• -60% would consider an ADU as a place for a caregiver to stay.
• – Only 20% of Americans live as a nuclear family and 87% of existing or new-build housing still has two- to five-plus bed- rooms.

On its website, the Planning and Community Develop- ment Department maintains that “expanding the use of ADUs in single-family zoned neighborhoods will give property owners in all residential zone districts the same opportunity to provide acces- sible, and semi-independent, housing for family members or as an investment in the property. This ordinance will also loosen some of the strict requirements currently applied to ADUs in multi-family zone districts.” Visit the Planning and Community Development Department or for more information.

Source: accessory-dwelling-units-much-adu-about-nothing/article_ d1d24696-bdf3-11e9-a2b9-372ba9896332.html


As more Bay Area commu- nities encourage residents to build accessory dwelling units (ADUs) that could serve as af- fordable housing, The Housing Endowment and Regional Trust of San Mateo County (HEART), a San Mateo-based nonprofit has received a $296,000 grant to design and promote construction plans for studio and one- and two-bedroom accessory units that could be built alongside single-family homes.

Known as the Green and Liveable Accessory Dwelling Unit Resource Program, or GLADUR. The design for the units would maintain local zoning laws and could be preapproved as a group by city and town planning departments and councils, pro- viding all the designs might not work in every city.

After San Mateo County design review, the non-profit would offer the designs for free to homeowners who could use the designs as approved or customize and finish them as they wish. Homeowners could download the plans from HEART’s website and the agency is trying to complete its first designs by the middle of next year. After plans for detached units are created and distrib- uted, HEART plans to introduce designs for units attached to the main home or built within the existing walls of the home.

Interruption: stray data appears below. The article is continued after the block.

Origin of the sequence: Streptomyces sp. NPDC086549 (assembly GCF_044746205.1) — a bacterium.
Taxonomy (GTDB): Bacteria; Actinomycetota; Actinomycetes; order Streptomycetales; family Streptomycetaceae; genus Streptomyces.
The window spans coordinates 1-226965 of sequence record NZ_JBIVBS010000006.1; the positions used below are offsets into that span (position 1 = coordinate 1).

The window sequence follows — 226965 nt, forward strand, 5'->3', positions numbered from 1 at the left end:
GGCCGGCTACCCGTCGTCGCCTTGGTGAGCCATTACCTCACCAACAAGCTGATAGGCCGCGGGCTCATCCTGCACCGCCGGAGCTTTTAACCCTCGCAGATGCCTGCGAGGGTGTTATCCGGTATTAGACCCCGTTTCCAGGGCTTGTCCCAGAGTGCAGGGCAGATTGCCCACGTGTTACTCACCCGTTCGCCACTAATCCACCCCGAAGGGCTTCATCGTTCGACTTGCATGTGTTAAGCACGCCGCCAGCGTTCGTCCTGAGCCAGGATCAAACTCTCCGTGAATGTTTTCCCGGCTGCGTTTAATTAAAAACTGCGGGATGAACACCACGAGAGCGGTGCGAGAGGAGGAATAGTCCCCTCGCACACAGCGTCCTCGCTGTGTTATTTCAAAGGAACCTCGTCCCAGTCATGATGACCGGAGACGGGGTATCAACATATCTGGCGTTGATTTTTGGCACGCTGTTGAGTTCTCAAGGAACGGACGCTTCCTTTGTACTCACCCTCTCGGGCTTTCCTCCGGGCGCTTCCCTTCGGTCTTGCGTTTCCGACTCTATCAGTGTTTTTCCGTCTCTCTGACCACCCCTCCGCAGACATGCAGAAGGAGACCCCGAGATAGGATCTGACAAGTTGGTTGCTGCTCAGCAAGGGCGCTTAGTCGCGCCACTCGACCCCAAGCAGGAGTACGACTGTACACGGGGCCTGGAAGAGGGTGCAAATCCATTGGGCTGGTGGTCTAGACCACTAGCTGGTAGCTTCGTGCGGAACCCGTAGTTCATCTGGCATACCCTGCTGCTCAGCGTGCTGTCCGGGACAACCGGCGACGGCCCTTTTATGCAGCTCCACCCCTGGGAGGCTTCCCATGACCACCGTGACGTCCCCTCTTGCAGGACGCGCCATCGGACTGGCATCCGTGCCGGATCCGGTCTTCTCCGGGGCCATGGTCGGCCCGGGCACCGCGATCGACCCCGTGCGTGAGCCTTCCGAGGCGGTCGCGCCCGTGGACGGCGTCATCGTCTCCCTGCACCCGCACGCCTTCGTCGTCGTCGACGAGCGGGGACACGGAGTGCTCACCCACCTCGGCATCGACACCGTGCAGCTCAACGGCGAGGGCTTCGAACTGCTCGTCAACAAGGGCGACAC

The plans could be especially valuable for communities such as Portola Valley and Woodside that have sky-high housing prices and many parcels with a surplus of open space. Both com- munities have recognized the opportunity for creating affordable housing via ADUs by passing accessory dwelling unit ordinances regulating their construction.

Portola Valley’s ADU ordinance allows accessory units on 1 acre or larger parcels that have a house and are in a neighborhood zoned for residential construction. The homeowner is responsible for making sure that the main house and potential ADU do not exceed the total amount of allowable floor area for the parcel.The unit must also have the same address as the main house and cannot be sold separately. Either the unit or the main dwelling must be owner-occupied, according to the ordinance.